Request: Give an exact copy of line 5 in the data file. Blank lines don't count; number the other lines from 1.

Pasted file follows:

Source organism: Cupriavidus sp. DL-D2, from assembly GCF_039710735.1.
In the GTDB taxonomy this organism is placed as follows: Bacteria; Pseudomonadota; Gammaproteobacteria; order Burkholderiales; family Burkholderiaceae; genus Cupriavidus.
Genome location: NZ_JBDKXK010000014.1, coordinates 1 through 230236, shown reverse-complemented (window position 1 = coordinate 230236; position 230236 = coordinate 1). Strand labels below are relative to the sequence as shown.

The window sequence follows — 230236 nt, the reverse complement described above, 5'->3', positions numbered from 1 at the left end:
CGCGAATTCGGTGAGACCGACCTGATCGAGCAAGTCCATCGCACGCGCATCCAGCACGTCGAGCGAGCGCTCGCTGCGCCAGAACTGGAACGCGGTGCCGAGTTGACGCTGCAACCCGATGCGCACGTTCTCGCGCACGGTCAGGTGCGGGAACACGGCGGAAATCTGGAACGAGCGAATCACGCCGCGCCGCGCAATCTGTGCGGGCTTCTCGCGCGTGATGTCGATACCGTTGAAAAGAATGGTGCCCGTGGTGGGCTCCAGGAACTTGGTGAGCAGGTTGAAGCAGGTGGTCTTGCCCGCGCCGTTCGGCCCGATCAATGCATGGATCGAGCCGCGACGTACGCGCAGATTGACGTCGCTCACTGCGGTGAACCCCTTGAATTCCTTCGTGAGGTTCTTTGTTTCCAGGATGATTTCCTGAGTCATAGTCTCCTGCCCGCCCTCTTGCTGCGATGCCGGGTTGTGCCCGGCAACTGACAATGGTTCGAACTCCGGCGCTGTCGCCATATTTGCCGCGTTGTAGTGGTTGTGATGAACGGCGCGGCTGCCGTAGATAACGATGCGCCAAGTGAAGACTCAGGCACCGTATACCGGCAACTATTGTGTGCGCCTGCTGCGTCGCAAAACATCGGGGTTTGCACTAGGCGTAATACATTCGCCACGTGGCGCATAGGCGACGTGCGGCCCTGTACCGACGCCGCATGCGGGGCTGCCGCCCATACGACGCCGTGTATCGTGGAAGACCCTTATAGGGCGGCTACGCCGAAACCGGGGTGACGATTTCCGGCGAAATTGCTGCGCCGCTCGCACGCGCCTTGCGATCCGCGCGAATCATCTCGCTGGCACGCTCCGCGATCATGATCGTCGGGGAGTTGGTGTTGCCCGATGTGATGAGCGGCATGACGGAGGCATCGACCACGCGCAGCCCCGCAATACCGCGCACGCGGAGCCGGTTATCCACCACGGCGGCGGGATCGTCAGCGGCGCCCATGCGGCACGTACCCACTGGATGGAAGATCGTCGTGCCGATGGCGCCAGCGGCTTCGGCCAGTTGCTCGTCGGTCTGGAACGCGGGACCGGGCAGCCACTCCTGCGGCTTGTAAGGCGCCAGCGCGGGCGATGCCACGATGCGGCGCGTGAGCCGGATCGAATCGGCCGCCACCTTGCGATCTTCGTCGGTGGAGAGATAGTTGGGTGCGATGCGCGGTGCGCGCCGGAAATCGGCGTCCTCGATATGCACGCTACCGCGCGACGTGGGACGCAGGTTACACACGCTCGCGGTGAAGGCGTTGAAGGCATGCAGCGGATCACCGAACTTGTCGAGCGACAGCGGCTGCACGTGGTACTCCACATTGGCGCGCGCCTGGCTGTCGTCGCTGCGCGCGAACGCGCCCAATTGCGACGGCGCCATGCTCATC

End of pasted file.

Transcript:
CGCGAATTCGGTGAGACCGACCTGATCGAGCAAGTCCATCGCACGCGCATCCAGCACGTCGAGCGAGCGCTCGCTGCGCCAGAACTGGAACGCGGTGCCGAGTTGACGCTGCAACCCGATGCGCACGTTCTCGCGCACGGTCAGGTGCGGGAACACGGCGGAAATCTGGAACGAGCGAATCACGCCGCGCCGCGCAATCTGTGCGGGCTTCTCGCGCGTGATGTCGATACCGTTGAAAAGAATGGTGCCCGTGGTGGGCTCCAGGAACTTGGTGAGCAGGTTGAAGCAGGTGGTCTTGCCCGCGCCGTTCGGCCCGATCAATGCATGGATCGAGCCGCGACGTACGCGCAGATTGACGTCGCTCACTGCGGTGAACCCCTTGAATTCCTTCGTGAGGTTCTTTGTTTCCAGGATGATTTCCTGAGTCATAGTCTCCTGCCCGCCCTCTTGCTGCGATGCCGGGTTGTGCCCGGCAACTGACAATGGTTCGAACTCCGGCGCTGTCGCCATATTTGCCGCGTTGTAGTGGTTGTGATGAACGGCGCGGCTGCCGTAGATAACGATGCGCCAAGTGAAGACTCAGGCACCGTATACCGGCAACTATTGTGTGCGCCTGCTGCGTCGCAAAACATCGGGGTTTGCACTAGGCGTAATACATTCGCCACGTGGCGCATAGGCGACGTGCGGCCCTGTACCGACGCCGCATGCGGGGCTGCCGCCCATACGACGCCGTGTATCGTGGAAGACCCTTATAGGGCGGCTACGCCGAAACCGGGGTGACGATTTCCGGCGAAATTGCTGCGCCGCTCGCACGCGCCTTGCGATCCGCGCGAATCATCTCGCTGGCACGCTCCGCGATCATGATCGTCGGGGAGTTGGTGTTGCCCGATGTGATGAGCGGCATGACGGAGGCATCGACCACGCGCAGCCCCGCAATACCGCGCACGCGGAGCCGGTTATCCACCACGGCGGCGGGATCGTCAGCGGCGCCCATGCGGCACGTACCCACTGGATGGAAGATCGTCGTGCCGATGGCGCCAGCGGCTTCGGCCAGTTGCTCGTCGGTCTGGAACGCGGGACCGGGCAGCCACTCCTGCGGCTTGTAAGGCGCCAGCGCGGGCGATGCCACGATGCGGCGCGTGAGCCGGATCGAATCGGCCGCCACCTTGCGATCTTCGTCGGTGGAGAGATAGTTGGGTGCGATGCGCGGTGCGCGCCGGAAATCGGCGTCCTCGATATGCACGCTACCGCGCGACGTGGGACGCAGGTTACACACGCTCGCGGTGAAGGCGTTGAAGGCATGCAGCGGATCACCGAACTTGTCGAGCGACAGCGGCTGCACGTGGTACTCCACATTGGCGCGCGCCTGGCTGTCGTCGCTGCGCGCGAACGCGCCCAATTGCGACGGCGCCATGCTCATC